Is Panorama Consulting Correct Companies Should Not Develop Custom ERP Systems?

Executive Summary

  • ERP software selection advisors tend to have a blinding focus on selecting from several ERP alternatives.
  • This typically blinds them to the implications and often lack of fit of ERP systems.


In an article titled Custom ERP Software: Should You Even Consider it? Panorama Consulting makes some claims about why customers should not customize their ERP systems. We evaluate this advice to see how it checks out.

See our references for this article and related articles at this link.

Customization is to Avoid Process Improvement?

Organizations like having full control over their solution, and they want to build it exactly to their specifications. This way, they can avoid process improvement and business process reengineering. Process work costs time and money, and so does transitioning employees to accept the new processes (i.e., doing organizational change management). – Panorama Consulting

This is a frequent claim by both ERP vendors and consulting firms. However, the evidence supporting the benefits of business process reengineering, after all the extraordinary claims have failed to materialize, as I cover in the article Is a Lack of Business Process Reengineering Why ERP Projects Fail?

As is covered in the article, BPR made a lot of money for many consulting companies for a short period of time, but the claims of BPR enthusiasts turned out not to be true. In fact, the book and the concept are basically a scam promoted by ERP vendors and consulting companies because Michael Hammer was telling companies what the ERP vendors and consulting firms wanted them to hear.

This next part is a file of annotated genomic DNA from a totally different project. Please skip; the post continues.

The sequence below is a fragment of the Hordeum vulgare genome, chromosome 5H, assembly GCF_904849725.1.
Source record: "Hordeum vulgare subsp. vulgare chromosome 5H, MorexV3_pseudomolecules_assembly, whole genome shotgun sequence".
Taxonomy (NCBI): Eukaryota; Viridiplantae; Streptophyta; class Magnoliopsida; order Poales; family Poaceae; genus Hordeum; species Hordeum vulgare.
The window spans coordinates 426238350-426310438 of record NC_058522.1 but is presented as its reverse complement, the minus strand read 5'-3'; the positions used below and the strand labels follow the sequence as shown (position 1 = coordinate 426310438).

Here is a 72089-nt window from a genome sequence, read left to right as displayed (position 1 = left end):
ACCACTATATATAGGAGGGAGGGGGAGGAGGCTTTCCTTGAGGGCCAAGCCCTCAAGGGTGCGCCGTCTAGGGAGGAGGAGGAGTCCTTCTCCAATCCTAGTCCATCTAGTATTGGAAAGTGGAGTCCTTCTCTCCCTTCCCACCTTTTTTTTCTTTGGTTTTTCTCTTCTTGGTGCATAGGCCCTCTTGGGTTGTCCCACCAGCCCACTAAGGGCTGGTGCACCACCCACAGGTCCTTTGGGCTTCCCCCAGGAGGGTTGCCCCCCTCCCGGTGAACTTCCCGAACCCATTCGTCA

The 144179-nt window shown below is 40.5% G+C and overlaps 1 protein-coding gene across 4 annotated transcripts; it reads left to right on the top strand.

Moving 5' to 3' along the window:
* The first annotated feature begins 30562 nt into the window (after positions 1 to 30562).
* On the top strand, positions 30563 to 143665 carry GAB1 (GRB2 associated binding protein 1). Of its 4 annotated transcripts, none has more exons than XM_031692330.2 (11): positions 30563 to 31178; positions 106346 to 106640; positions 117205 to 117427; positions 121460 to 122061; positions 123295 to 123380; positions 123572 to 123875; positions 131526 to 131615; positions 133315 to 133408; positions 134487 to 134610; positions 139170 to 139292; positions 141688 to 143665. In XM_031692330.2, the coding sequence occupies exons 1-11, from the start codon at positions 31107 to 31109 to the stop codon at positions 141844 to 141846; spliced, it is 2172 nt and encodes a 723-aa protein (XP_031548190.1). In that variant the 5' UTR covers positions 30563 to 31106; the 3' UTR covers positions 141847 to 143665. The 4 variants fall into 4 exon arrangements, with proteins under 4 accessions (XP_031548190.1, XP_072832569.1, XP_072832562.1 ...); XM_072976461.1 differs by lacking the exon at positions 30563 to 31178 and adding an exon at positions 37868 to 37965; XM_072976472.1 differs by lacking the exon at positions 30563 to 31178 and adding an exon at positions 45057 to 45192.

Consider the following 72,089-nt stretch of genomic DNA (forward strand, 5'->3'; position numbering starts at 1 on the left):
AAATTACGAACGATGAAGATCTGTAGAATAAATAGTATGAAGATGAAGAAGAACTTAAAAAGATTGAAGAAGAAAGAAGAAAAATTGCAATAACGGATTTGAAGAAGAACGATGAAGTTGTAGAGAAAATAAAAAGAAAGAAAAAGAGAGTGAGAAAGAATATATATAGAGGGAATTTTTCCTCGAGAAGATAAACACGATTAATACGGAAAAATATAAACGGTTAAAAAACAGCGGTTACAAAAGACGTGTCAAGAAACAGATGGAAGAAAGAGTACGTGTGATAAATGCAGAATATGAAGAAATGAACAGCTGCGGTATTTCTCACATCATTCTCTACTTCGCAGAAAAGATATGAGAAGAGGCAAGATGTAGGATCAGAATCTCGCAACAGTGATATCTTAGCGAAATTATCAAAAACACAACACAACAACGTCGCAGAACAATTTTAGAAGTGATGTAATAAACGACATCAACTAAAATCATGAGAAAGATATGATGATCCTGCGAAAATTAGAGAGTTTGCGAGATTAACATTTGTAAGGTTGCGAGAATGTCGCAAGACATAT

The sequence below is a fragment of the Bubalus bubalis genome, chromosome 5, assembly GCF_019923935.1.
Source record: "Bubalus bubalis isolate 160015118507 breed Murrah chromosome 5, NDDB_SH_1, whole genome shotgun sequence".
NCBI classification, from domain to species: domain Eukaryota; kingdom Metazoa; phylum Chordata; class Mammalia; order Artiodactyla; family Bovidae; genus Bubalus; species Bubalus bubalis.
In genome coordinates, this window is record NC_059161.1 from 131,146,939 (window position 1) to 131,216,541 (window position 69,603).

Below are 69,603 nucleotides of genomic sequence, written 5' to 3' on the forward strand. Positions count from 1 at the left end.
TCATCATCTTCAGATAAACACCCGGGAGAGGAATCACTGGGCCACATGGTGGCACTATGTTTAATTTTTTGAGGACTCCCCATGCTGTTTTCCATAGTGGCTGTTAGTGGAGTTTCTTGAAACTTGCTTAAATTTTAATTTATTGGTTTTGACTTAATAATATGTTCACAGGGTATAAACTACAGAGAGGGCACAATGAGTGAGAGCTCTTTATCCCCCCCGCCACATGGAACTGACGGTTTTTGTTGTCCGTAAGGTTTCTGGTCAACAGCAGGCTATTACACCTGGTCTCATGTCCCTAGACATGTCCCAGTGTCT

The main incentive that ERP vendors and consulting firms have to keep promoting BPR is that their functionality is often a big mismatch for the client’s requirements. ERP system functionality is mostly generic, and implementing the ERP system, often means removing advantages in processes the company has built up over the years. ERP vendors want to state that all of their functionality is “best practices,” and all of the functionality required by the customer is not approved. However, this is an excuse so that the ERP vendor can sell a generic solution to a customer with more complicated requirements.

To reiterate, neither Panorama Consulting nor any software vendor nor Michael Hammer of BPR fame has ever produced any evidence that companies do better than implement generic ERP functionality.

Companies Like Building Their Own Solutions?

Finally, organizations like the lower upfront costs of building their own ERP solution. Rather than buying an all-in-one solution that might be too big for their needs (and budget), they can scale the investment by developing applications on an as-needed basis.